Zenaba 6

POURQUOI ETES-VOUS DEVENUE UNE U-REPORTER?

On entend souvent qu’au Tchad la jeunesse n’a pas droit à la parole ou que celle-ci est relayée au second plan. De mon côté, je suis convaincue que U-Report, grâce à l’engagement du Gouvernement et de l’Unicef, peut permettre à la jeunesse tchadienne de retrouver sa place, contribuer au développement du pays et faire porter notre voix. Etre U-Reporter, c’est pour moi être un Ambassadeur, un porte-parole de sa famille et sa communauté.

QU’AIMEZ-VOUS DE U-REPORT?

J’ai appris l’existence de U-Report dans d’autres pays, et son rôle et impact notamment dans d’autres pays d’Afrique. Aujourd’hui, U-Report est finalement une réalité pour la jeunesse tchadienne. Grace à cet un outil les jeunes peuvent entrer en contact direct avec les autorités locales, le gouvernement et les bailleurs pour exprimer de vive voix leur besoins et aspirations. Pour moi Zenaba, personnellement, j’aime de U-Report car ça a été l’unique cadre qui m’a permis de dialoguer et plaider directement auprès de mes autorités locales.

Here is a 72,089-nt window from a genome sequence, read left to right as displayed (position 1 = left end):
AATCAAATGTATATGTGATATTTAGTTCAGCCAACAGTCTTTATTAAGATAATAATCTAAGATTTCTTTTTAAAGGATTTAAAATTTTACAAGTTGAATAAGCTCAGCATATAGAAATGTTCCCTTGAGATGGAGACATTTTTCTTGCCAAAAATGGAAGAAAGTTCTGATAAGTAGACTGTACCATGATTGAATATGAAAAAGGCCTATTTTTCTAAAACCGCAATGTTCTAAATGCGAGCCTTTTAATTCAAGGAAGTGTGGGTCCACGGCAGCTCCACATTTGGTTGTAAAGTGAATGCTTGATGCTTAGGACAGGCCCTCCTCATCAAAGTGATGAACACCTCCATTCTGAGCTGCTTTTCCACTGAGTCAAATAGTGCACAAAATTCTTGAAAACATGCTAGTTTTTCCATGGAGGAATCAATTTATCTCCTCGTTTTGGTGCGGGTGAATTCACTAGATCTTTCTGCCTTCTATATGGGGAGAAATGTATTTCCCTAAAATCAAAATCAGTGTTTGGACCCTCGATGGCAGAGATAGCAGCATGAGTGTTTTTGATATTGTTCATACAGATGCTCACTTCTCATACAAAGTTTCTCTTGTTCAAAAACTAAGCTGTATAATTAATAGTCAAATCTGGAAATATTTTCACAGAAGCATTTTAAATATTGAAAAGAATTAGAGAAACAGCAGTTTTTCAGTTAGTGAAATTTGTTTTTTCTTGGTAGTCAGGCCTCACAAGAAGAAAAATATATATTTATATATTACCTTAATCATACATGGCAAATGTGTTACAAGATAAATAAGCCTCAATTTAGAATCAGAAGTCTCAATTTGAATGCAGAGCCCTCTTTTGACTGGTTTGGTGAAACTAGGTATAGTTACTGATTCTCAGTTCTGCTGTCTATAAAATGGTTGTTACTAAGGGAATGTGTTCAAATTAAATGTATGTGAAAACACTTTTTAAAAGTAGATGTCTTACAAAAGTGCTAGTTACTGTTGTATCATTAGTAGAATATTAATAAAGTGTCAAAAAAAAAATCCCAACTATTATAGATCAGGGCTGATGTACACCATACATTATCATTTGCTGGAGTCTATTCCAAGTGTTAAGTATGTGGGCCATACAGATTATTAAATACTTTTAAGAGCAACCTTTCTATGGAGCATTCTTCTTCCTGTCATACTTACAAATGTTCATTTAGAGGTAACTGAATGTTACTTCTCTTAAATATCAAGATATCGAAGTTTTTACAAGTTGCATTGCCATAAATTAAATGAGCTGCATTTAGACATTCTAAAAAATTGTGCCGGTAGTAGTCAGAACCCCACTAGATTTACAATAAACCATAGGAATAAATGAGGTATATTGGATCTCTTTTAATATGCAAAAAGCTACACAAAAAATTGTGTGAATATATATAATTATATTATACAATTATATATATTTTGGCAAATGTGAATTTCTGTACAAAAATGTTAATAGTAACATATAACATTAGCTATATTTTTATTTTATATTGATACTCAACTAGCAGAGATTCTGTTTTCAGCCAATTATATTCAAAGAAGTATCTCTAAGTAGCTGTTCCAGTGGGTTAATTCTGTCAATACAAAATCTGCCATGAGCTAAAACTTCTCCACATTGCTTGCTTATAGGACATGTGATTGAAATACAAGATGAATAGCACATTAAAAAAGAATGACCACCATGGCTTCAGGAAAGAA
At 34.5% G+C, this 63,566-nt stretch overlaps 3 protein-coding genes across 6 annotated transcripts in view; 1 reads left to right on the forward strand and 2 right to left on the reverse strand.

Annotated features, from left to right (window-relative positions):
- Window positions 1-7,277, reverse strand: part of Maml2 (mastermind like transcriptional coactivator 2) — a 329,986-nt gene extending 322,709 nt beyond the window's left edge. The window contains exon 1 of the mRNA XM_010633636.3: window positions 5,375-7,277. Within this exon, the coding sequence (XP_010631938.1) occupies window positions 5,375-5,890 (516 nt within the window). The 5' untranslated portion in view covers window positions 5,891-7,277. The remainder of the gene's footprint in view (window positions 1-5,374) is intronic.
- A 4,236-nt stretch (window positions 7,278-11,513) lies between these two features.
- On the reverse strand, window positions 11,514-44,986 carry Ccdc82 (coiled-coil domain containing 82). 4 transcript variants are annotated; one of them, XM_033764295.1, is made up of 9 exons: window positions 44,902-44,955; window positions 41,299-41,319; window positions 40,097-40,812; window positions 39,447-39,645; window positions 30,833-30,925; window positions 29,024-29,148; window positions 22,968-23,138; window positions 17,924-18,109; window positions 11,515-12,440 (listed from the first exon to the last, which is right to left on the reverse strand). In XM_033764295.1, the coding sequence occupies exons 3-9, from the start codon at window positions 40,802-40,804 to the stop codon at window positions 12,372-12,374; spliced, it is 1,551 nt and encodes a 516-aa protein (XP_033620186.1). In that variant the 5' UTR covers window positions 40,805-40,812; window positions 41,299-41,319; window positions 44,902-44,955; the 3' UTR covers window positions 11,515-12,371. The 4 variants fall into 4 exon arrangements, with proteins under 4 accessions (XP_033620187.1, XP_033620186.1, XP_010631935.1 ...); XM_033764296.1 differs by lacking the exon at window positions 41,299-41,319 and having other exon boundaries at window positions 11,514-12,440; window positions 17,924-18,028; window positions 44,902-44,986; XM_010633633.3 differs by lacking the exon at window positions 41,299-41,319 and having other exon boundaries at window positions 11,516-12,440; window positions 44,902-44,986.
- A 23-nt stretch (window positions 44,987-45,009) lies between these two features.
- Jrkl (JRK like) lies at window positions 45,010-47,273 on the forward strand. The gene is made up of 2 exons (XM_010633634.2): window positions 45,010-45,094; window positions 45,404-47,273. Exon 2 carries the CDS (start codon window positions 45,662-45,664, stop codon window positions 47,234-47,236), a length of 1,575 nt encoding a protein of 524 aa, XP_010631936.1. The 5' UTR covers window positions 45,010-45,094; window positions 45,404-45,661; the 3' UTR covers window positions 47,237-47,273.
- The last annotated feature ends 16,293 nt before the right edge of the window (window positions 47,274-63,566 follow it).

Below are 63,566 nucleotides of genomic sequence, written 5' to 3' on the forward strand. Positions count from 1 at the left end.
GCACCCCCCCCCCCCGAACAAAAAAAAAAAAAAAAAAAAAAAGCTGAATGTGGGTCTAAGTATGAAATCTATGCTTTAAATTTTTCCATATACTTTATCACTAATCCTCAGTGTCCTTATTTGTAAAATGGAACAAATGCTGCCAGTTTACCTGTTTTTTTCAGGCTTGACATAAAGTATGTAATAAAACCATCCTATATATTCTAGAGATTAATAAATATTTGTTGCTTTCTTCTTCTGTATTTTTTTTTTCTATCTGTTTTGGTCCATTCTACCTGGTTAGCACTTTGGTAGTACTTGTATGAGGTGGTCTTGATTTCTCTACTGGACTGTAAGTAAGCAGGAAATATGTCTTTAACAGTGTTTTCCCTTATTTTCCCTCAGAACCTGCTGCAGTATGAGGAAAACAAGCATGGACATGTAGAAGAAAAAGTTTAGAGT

Zenaba 4

POURQUOI PENSEZ-VOUS QUE L’ÉDUCATION EN SITUATION D’URGENCE EST IMPORTANTE?  

L’éducation est importante à tous les niveaux, et encore plus dans les situations d’urgence. Je vis cette situation au Tchad, en raison des menaces de Boko Haram. Dans ce contexte, les Gouvernements sont plus préoccupe par la réponse aux groupes de terroristes que la prise en charge scolaire ; et ce, malgré l’importance évidente de l’éducation et ses avantages pour l’individu, les familles, les sociétés. L´éducation dans les situations de conflit continue à être sous-financée par le gouvernement et les acteurs humanitaires. Pourtant cela devrait être une priorité.